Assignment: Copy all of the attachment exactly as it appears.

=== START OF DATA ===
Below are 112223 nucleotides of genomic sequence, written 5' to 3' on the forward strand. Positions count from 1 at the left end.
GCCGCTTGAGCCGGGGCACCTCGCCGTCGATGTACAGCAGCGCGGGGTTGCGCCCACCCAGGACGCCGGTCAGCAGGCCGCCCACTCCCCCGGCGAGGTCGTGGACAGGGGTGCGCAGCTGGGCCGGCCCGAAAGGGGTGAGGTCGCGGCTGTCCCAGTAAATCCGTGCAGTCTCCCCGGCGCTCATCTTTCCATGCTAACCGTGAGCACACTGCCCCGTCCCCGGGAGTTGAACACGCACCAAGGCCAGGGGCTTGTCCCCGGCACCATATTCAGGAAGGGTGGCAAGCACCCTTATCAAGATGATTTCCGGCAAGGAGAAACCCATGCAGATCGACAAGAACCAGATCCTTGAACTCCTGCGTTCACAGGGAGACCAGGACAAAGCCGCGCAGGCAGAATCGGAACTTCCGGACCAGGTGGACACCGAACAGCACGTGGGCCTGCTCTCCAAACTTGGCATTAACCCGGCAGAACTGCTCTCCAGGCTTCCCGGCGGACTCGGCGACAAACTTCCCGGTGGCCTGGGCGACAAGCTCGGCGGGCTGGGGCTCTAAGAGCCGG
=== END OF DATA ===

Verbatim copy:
Below are 112223 nucleotides of genomic sequence, written 5' to 3' on the forward strand. Positions count from 1 at the left end.
GCCGCTTGAGCCGGGGCACCTCGCCGTCGATGTACAGCAGCGCGGGGTTGCGCCCACCCAGGACGCCGGTCAGCAGGCCGCCCACTCCCCCGGCGAGGTCGTGGACAGGGGTGCGCAGCTGGGCCGGCCCGAAAGGGGTGAGGTCGCGGCTGTCCCAGTAAATCCGTGCAGTCTCCCCGGCGCTCATCTTTCCATGCTAACCGTGAGCACACTGCCCCGTCCCCGGGAGTTGAACACGCACCAAGGCCAGGGGCTTGTCCCCGGCACCATATTCAGGAAGGGTGGCAAGCACCCTTATCAAGATGATTTCCGGCAAGGAGAAACCCATGCAGATCGACAAGAACCAGATCCTTGAACTCCTGCGTTCACAGGGAGACCAGGACAAAGCCGCGCAGGCAGAATCGGAACTTCCGGACCAGGTGGACACCGAACAGCACGTGGGCCTGCTCTCCAAACTTGGCATTAACCCGGCAGAACTGCTCTCCAGGCTTCCCGGCGGACTCGGCGACAAACTTCCCGGTGGCCTGGGCGACAAGCTCGGCGGGCTGGGGCTCTAAGAGCCGG